Trading up: Red-hot Beckham leads the Orioles past the A’s

August 13, 2017

MLB, Oakland Athletics

AP17225135056861

Baltimore Orioles’ Tim Beckham, right, is congratulated by Adam Jones after scoring against the Oakland Athletics during the first inning of a baseball game Saturday, Aug. 12, 2017, in Oakland, Calif. Beckham scored on a double by Manny Machado. (AP Photo/Ben Margot)

By Morris Phillips

Most impactful trade deadline acquisition? That’s a no-brainer. It’s Tim Beckham, moving from the Rays and into the leadoff spot for the Orioles. Beckham had a leadoff walk and a rally-capping two-run double in the Orioles’ seven-run, first inning that chased A’s starter Sean Manaea, who recorded just one out. The A’s found some balance after the first, but went on to lose 12-5 in the third of this four-game series.

Beckham hit .259 for the Rays in 87 games, but since the Orioles acquired him on July 31 to help replace the injured J. J. Hardy, the shortstop has hit .531 (26 for 49). On Saturday, Beckham actually got hotter than hot with three doubles, four hits total, three runs batted in and a walk.

“Timmy likes playing outside it looks like,” manager Buck Showalter said.

How did the O’s realize this type of impact? And a trade within MLB’s most competitive division between clubs with wild card aspirations and no separation between them in the standings?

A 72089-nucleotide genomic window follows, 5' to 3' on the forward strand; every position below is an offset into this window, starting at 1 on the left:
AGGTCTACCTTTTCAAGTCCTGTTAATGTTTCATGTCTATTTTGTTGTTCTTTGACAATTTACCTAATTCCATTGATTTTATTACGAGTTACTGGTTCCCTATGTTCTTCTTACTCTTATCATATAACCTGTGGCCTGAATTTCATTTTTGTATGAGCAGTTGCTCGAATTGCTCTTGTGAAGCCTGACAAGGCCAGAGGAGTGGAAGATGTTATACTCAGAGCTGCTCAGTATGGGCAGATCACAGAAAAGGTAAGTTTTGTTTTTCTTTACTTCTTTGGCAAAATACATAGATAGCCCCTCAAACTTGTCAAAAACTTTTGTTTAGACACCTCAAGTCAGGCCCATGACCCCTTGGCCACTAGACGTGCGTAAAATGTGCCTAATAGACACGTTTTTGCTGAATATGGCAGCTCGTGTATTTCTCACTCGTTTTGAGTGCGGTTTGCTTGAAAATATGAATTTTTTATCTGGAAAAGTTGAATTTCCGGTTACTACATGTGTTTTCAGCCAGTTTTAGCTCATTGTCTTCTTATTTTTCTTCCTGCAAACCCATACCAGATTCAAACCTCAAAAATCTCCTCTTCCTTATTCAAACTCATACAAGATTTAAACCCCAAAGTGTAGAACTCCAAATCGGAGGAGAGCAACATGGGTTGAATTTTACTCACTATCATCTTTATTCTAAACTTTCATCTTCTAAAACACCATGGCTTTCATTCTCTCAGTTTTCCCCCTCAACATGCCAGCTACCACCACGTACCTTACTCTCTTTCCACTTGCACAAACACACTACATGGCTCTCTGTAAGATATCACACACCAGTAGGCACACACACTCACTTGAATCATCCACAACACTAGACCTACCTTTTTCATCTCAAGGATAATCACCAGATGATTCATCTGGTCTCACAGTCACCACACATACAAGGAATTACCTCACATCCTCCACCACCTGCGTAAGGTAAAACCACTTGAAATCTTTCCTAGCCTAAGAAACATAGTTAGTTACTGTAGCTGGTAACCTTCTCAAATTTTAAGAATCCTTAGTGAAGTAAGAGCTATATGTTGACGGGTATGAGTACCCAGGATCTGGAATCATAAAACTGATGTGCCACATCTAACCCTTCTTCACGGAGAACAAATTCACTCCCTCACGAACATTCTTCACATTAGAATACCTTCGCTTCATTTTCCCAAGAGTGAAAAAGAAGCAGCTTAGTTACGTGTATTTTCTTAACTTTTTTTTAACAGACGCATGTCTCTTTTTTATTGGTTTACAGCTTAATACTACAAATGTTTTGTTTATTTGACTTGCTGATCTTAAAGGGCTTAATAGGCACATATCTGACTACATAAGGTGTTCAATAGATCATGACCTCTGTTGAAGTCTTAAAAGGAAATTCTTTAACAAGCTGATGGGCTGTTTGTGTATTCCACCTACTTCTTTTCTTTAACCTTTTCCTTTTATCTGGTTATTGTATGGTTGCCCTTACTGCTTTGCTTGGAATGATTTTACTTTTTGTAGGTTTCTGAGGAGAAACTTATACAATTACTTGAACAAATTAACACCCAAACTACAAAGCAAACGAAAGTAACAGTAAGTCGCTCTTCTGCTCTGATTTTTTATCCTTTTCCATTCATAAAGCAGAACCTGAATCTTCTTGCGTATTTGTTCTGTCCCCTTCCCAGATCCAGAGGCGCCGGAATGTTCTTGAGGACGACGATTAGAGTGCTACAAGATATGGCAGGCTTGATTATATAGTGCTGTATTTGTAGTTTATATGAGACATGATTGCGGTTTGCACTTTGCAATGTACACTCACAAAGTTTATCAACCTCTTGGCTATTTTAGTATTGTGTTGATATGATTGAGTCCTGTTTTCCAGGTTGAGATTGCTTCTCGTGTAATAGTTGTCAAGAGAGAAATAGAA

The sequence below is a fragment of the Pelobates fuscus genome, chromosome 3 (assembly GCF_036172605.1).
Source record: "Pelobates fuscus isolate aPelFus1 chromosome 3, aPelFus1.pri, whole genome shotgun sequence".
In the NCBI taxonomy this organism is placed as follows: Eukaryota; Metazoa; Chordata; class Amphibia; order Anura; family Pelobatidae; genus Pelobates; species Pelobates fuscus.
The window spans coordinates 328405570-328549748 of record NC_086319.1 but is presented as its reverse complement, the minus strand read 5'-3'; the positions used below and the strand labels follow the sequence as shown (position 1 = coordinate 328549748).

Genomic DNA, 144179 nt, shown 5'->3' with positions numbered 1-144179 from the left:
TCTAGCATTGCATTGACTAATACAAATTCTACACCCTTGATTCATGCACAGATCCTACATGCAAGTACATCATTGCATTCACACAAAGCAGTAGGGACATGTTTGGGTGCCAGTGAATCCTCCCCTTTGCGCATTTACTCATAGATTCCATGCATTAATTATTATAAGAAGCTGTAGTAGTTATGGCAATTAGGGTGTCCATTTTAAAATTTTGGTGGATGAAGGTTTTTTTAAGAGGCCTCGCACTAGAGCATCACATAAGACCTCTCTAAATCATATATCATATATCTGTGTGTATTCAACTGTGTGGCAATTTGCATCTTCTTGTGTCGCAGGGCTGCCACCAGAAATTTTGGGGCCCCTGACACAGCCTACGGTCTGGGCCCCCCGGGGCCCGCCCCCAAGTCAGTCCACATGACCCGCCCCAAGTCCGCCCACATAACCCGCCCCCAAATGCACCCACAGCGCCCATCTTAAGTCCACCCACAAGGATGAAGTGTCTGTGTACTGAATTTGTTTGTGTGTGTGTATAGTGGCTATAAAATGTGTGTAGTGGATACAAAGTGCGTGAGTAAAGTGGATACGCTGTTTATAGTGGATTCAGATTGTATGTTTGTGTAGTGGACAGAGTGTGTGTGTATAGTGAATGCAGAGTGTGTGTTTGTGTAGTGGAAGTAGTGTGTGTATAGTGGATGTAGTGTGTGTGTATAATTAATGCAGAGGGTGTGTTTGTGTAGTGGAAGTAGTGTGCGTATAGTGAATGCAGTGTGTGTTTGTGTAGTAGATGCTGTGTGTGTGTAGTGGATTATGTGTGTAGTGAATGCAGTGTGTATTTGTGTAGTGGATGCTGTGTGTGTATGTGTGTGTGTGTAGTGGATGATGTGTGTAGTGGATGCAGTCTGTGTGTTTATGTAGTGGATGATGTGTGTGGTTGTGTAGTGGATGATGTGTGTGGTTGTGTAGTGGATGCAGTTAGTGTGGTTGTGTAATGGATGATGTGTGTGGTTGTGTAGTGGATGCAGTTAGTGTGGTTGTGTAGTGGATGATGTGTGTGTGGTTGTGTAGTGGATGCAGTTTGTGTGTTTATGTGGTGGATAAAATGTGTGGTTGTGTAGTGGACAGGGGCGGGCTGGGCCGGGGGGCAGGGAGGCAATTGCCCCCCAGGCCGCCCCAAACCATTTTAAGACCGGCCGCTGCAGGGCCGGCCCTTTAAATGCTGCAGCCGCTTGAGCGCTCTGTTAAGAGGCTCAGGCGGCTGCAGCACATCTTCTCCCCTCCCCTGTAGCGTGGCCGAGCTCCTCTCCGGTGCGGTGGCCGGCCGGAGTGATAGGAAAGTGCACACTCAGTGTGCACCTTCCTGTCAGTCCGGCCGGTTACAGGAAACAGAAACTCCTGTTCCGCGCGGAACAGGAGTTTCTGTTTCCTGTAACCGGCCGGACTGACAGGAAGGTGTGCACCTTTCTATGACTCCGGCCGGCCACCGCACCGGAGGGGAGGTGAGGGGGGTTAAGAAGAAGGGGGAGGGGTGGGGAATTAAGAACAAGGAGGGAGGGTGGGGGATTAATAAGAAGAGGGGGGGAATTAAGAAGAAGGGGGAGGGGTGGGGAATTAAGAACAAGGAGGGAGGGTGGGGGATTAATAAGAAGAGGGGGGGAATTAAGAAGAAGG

First and foremost, Beckham was not a .531 hitter in Tampa, he was a high profile prospect who never realized his potential while clashing with team management over chunks of four seasons since 2014. Looking for a consistent on-base guy, the Rays acquired Adeiny Hechevarria from Miami to play short and set the table, something the strikeout-prone Beckman had shown he could not do.

That slid Beckman over to second base, where he would platoon with Brad Miller, but the right-handed hitter’s numbers–low on walks, high on strikeouts–didn’t justify his inclusion in such an arrangement once Miller became healthy enough to resume playing.

So a deadline deal suited Tampa but the market was soft for a guy with underwhelming numbers and a questionable reputation. So while almost all clubs passed on Beckham, the Orioles did not, feeling that they had a plan and a structure to turn the 27-year old into a consistent force defensively at the game’s most challenging position.

The 34-year old Hardy, a true pro, but unlikely to return to Baltimore on a $14 million club option for 2018, would become Beckman’s mentor, helping him harness his physical skills while bringing a more cerebral approach to the position, something Hardy has mastered while winning multiple Gold Gloves without the athleticism Beckham possesses.

With Hardy still disabled and promised his spot by Showalter once he’s healthy, Beckham has been a willing student, learning to calm down his movements and move more assuredly to batted balls. In 12 games, Beckham has committed three errors, so that process continues.

But at the plate, Beckham’s impact has historic dimensions. Already selected as the AL Player of the Week, Beckham has seven doubles, two triples, three home runs, and 14 runs scored in 12 games with the Orioles.

Amazingly, he has nine multi-hits games, and three of those with three hits. According to Elias Sports Bureau, Beckham is the first player since 1900 to record 13 hits and three home runs in his first five games with a club.

 

 

 

 

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